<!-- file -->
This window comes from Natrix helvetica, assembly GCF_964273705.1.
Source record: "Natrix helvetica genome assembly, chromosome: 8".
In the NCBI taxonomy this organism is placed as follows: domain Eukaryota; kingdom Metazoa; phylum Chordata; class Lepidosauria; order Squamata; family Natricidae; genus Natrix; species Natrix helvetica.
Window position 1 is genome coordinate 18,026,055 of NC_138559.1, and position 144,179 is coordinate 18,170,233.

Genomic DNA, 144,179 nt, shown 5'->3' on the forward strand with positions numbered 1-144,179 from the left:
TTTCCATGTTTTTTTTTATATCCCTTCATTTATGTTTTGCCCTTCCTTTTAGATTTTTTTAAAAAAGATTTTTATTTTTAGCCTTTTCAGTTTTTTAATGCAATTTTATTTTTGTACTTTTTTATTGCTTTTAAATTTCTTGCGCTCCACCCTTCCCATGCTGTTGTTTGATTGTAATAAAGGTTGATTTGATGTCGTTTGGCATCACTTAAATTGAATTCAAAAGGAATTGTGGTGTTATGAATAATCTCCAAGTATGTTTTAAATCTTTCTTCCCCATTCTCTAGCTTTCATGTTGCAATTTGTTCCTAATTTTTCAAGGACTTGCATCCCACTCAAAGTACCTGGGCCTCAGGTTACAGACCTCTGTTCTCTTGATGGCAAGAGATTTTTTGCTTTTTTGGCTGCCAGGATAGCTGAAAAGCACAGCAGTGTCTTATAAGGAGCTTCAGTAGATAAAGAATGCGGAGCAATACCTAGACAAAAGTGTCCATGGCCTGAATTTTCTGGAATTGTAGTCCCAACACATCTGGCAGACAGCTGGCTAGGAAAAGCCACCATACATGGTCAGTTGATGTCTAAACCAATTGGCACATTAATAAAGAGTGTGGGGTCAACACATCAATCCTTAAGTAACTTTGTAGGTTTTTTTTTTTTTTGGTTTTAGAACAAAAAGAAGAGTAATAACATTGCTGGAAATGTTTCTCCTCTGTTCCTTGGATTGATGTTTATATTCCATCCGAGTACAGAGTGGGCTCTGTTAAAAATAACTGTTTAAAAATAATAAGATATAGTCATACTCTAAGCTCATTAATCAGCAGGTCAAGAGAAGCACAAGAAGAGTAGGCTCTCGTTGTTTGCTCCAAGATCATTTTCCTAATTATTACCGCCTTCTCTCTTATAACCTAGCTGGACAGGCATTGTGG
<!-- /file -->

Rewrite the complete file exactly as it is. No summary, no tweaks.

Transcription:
This window comes from Natrix helvetica, assembly GCF_964273705.1.
Source record: "Natrix helvetica genome assembly, chromosome: 8".
In the NCBI taxonomy this organism is placed as follows: domain Eukaryota; kingdom Metazoa; phylum Chordata; class Lepidosauria; order Squamata; family Natricidae; genus Natrix; species Natrix helvetica.
Window position 1 is genome coordinate 18,026,055 of NC_138559.1, and position 144,179 is coordinate 18,170,233.

Genomic DNA, 144,179 nt, shown 5'->3' on the forward strand with positions numbered 1-144,179 from the left:
TTTCCATGTTTTTTTTTATATCCCTTCATTTATGTTTTGCCCTTCCTTTTAGATTTTTTTAAAAAAGATTTTTATTTTTAGCCTTTTCAGTTTTTTAATGCAATTTTATTTTTGTACTTTTTTATTGCTTTTAAATTTCTTGCGCTCCACCCTTCCCATGCTGTTGTTTGATTGTAATAAAGGTTGATTTGATGTCGTTTGGCATCACTTAAATTGAATTCAAAAGGAATTGTGGTGTTATGAATAATCTCCAAGTATGTTTTAAATCTTTCTTCCCCATTCTCTAGCTTTCATGTTGCAATTTGTTCCTAATTTTTCAAGGACTTGCATCCCACTCAAAGTACCTGGGCCTCAGGTTACAGACCTCTGTTCTCTTGATGGCAAGAGATTTTTTGCTTTTTTGGCTGCCAGGATAGCTGAAAAGCACAGCAGTGTCTTATAAGGAGCTTCAGTAGATAAAGAATGCGGAGCAATACCTAGACAAAAGTGTCCATGGCCTGAATTTTCTGGAATTGTAGTCCCAACACATCTGGCAGACAGCTGGCTAGGAAAAGCCACCATACATGGTCAGTTGATGTCTAAACCAATTGGCACATTAATAAAGAGTGTGGGGTCAACACATCAATCCTTAAGTAACTTTGTAGGTTTTTTTTTTTTTTGGTTTTAGAACAAAAAGAAGAGTAATAACATTGCTGGAAATGTTTCTCCTCTGTTCCTTGGATTGATGTTTATATTCCATCCGAGTACAGAGTGGGCTCTGTTAAAAATAACTGTTTAAAAATAATAAGATATAGTCATACTCTAAGCTCATTAATCAGCAGGTCAAGAGAAGCACAAGAAGAGTAGGCTCTCGTTGTTTGCTCCAAGATCATTTTCCTAATTATTACCGCCTTCTCTCTTATAACCTAGCTGGACAGGCATTGTGG